Windows Phones are easier to make, so new vendors jump on board
Microsoft has realized that the only way to get more vendors to embrace Windows Phone is to make it easier for them to release Windows Phones. And that decision is paying off if its most-recent partnerships are of any indication.
Allview and Hisense, two vendors that target specific markets using low-cost devices, are now supporting the platform. The former, a Romanian company, has unveiled two new Windows Phones while the latter, which is based in China, has teased its newfound affinity for the tiled smartphone operating system on microblogging site Sina Weibo.
Microsoft made it possible for such vendors to jump on the bandwagon by dumping the ineffective Windows Phone licensing fee, adding new tools for companies to leverage, and lowering the minimum requirements by ditching the camera shutter button as well as the physical (capacitive) navigation buttons from the list. That means less expensive offerings, more vendor-friendliness and the ability to repackage Android smartphones as Windows Phones.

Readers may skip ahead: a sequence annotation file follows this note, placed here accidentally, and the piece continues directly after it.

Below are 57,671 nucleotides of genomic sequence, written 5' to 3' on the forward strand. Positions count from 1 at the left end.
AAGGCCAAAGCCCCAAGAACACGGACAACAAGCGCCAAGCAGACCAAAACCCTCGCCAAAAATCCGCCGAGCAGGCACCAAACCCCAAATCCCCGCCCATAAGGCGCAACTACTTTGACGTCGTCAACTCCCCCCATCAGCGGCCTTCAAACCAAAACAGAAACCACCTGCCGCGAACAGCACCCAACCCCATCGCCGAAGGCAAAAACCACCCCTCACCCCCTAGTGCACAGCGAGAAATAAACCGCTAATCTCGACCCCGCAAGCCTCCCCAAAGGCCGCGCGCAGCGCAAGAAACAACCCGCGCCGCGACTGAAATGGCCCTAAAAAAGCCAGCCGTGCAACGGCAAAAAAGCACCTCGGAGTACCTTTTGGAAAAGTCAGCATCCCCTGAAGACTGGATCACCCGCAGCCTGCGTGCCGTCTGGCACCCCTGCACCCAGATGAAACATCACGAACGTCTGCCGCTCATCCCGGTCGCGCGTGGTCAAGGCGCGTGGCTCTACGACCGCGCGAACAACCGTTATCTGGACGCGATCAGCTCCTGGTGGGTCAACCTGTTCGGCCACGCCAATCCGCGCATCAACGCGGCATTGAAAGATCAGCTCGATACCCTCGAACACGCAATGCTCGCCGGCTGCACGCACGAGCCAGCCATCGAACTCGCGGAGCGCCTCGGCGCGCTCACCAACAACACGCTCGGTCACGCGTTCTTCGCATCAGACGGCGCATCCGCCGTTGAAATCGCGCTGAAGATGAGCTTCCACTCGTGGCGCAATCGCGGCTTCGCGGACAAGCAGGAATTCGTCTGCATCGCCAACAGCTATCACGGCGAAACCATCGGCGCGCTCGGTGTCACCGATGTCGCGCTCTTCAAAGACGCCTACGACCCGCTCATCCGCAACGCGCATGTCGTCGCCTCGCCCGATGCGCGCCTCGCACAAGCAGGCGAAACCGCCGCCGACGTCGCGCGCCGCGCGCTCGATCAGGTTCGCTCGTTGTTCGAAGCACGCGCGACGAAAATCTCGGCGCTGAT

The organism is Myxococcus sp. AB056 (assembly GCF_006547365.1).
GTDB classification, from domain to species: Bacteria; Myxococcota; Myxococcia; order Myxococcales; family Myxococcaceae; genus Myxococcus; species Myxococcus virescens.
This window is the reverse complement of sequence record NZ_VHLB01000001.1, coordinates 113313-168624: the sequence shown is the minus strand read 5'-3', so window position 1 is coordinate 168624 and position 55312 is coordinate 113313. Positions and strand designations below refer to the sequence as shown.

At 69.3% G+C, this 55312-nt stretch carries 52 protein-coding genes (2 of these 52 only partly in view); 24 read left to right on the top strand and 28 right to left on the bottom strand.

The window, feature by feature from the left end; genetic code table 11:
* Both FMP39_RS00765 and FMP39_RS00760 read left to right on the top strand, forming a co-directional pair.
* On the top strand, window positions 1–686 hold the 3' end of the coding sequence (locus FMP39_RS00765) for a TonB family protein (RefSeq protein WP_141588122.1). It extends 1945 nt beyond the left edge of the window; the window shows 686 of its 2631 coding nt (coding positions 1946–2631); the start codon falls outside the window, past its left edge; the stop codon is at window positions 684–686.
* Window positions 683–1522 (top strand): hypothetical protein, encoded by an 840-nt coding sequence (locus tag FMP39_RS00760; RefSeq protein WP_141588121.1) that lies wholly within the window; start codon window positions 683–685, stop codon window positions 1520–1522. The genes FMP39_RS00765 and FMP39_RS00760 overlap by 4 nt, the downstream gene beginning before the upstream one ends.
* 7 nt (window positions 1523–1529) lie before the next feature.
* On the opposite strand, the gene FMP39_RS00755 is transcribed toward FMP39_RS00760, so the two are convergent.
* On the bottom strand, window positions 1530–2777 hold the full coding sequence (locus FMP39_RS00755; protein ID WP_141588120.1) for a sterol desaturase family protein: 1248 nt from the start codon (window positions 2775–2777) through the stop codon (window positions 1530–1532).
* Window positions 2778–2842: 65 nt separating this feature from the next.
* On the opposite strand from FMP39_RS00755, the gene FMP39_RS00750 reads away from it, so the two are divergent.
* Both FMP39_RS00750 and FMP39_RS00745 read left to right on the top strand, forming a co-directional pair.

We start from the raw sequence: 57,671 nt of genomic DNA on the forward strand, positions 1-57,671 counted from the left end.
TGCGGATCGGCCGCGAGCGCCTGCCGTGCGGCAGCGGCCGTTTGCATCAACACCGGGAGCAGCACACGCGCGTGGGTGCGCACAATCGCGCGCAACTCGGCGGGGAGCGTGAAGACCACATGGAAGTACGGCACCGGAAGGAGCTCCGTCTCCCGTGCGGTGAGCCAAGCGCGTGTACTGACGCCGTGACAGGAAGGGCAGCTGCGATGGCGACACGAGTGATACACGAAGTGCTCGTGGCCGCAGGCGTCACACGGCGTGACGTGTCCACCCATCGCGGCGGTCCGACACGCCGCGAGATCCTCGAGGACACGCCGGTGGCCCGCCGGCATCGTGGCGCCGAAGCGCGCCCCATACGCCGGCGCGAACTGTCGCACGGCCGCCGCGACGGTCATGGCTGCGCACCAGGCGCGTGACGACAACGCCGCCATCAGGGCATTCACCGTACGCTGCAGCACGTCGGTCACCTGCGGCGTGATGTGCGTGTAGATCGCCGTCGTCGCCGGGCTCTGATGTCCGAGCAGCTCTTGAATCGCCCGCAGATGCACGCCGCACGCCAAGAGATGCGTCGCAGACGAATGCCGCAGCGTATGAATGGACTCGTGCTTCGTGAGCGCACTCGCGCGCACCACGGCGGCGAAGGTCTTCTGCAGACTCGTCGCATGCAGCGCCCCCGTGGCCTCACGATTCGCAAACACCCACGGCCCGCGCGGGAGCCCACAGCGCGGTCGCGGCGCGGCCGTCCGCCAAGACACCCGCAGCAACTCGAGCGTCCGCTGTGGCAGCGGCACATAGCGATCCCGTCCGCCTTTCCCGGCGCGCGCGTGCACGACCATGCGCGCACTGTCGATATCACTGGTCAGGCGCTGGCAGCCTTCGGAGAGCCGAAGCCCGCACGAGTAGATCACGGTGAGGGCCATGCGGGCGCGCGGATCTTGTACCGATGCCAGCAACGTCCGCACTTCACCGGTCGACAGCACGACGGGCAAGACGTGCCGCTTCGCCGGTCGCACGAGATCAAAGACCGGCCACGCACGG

Since Allview has something concrete to release on the market, let's take a look at its upcoming Windows Phones. They are called Impera i and Impera S, and are now available to pre-order in Romania (and probably other markets) for RON 699 (roughly $216) and RON 749 (roughly $232), respectively (both prices include 24 percent VAT). Both are dual-SIM enabled.
Impera i highlights: 4.7-inch IPS display with a resolution of 720 by 1280; quad-core 1.2 GHz Qualcomm Snapdragon 200 processor; 1 GB of RAM; 1,750 mAh battery; 8 MP main camera with LED flash; 2 MP secondary camera; 8 GB of internal storage; microSD card slot; HSPA+ cellular connectivity; Wi-Fi 802.11 b/g/n; Bluetooth 4.0; physical dimensions of 135.8 x 67.2 x 7.2 mm and weight of 98.9 grams. It runs Windows Phone 8.1.
Impera S highlights (pictured at the top): 5-inch IPS display with a resolution of 720 by 1280; quad-core 1.2 GHz Qualcomm Snapdragon 200 processor; 1 GB of RAM; 1,750 mAh battery; 8 MP main camera with LED flash; 2 MP secondary camera; 8 GB of internal storage; microSD card slot; HSPA+ cellular connectivity; Wi-Fi 802.11 b/g/n; Bluetooth 4.0; physical dimensions of 144.85 x 72.1 x 8.75 mm and weight of 156.2 grams. It also runs Windows Phone 8.1.
In the Windows Phone market, Allview's new handsets will go up against devices like Nokia's Lumia 630, which is also available in a dual-SIM version but can be had for less money (it, however, has half the RAM capacity). Needless to say, there already are a bunch of comparable Android smartphone available at similar prices, which consumers will consider.